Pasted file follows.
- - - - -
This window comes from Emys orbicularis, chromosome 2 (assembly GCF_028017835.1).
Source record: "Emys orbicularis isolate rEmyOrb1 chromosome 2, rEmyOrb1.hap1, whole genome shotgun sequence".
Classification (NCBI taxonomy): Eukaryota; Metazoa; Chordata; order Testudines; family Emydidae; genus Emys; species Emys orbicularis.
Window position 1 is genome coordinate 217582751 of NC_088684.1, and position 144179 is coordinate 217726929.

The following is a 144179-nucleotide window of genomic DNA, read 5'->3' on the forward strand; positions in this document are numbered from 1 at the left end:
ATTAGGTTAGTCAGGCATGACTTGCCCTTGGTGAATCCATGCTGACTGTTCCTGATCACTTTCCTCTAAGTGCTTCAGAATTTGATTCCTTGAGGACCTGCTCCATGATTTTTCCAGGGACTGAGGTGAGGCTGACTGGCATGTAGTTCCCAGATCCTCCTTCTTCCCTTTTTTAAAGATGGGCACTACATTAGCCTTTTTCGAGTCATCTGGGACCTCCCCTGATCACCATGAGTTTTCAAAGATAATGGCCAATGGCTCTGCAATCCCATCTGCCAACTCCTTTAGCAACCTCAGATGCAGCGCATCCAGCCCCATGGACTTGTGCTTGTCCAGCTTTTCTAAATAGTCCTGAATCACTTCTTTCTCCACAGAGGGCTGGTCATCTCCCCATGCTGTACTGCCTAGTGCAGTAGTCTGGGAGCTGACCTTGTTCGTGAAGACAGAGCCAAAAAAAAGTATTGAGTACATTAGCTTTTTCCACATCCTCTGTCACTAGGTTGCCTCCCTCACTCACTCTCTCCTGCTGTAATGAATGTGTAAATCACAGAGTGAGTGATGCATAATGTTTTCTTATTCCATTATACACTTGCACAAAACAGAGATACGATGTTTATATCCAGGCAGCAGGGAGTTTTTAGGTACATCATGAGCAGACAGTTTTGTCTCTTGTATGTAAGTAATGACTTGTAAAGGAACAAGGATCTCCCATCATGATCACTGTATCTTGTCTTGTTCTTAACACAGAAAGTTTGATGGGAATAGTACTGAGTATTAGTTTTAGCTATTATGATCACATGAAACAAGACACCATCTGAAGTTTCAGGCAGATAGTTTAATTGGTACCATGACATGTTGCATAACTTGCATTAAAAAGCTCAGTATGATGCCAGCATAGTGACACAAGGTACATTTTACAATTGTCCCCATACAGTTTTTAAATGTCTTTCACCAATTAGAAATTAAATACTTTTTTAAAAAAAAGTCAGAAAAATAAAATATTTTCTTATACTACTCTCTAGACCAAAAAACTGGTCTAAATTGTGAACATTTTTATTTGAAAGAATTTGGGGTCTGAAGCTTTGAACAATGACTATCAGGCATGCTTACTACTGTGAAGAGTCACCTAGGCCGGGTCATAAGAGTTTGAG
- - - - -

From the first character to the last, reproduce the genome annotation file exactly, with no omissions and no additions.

This window comes from Emys orbicularis, chromosome 2 (assembly GCF_028017835.1).
Source record: "Emys orbicularis isolate rEmyOrb1 chromosome 2, rEmyOrb1.hap1, whole genome shotgun sequence".
Classification (NCBI taxonomy): Eukaryota; Metazoa; Chordata; order Testudines; family Emydidae; genus Emys; species Emys orbicularis.
Window position 1 is genome coordinate 217582751 of NC_088684.1, and position 144179 is coordinate 217726929.

The following is a 144179-nucleotide window of genomic DNA, read 5'->3' on the forward strand; positions in this document are numbered from 1 at the left end:
ATTAGGTTAGTCAGGCATGACTTGCCCTTGGTGAATCCATGCTGACTGTTCCTGATCACTTTCCTCTAAGTGCTTCAGAATTTGATTCCTTGAGGACCTGCTCCATGATTTTTCCAGGGACTGAGGTGAGGCTGACTGGCATGTAGTTCCCAGATCCTCCTTCTTCCCTTTTTTAAAGATGGGCACTACATTAGCCTTTTTCGAGTCATCTGGGACCTCCCCTGATCACCATGAGTTTTCAAAGATAATGGCCAATGGCTCTGCAATCCCATCTGCCAACTCCTTTAGCAACCTCAGATGCAGCGCATCCAGCCCCATGGACTTGTGCTTGTCCAGCTTTTCTAAATAGTCCTGAATCACTTCTTTCTCCACAGAGGGCTGGTCATCTCCCCATGCTGTACTGCCTAGTGCAGTAGTCTGGGAGCTGACCTTGTTCGTGAAGACAGAGCCAAAAAAAAGTATTGAGTACATTAGCTTTTTCCACATCCTCTGTCACTAGGTTGCCTCCCTCACTCACTCTCTCCTGCTGTAATGAATGTGTAAATCACAGAGTGAGTGATGCATAATGTTTTCTTATTCCATTATACACTTGCACAAAACAGAGATACGATGTTTATATCCAGGCAGCAGGGAGTTTTTAGGTACATCATGAGCAGACAGTTTTGTCTCTTGTATGTAAGTAATGACTTGTAAAGGAACAAGGATCTCCCATCATGATCACTGTATCTTGTCTTGTTCTTAACACAGAAAGTTTGATGGGAATAGTACTGAGTATTAGTTTTAGCTATTATGATCACATGAAACAAGACACCATCTGAAGTTTCAGGCAGATAGTTTAATTGGTACCATGACATGTTGCATAACTTGCATTAAAAAGCTCAGTATGATGCCAGCATAGTGACACAAGGTACATTTTACAATTGTCCCCATACAGTTTTTAAATGTCTTTCACCAATTAGAAATTAAATACTTTTTTAAAAAAAAGTCAGAAAAATAAAATATTTTCTTATACTACTCTCTAGACCAAAAAACTGGTCTAAATTGTGAACATTTTTATTTGAAAGAATTTGGGGTCTGAAGCTTTGAACAATGACTATCAGGCATGCTTACTACTGTGAAGAGTCACCTAGGCCGGGTCATAAGAGTTTGAG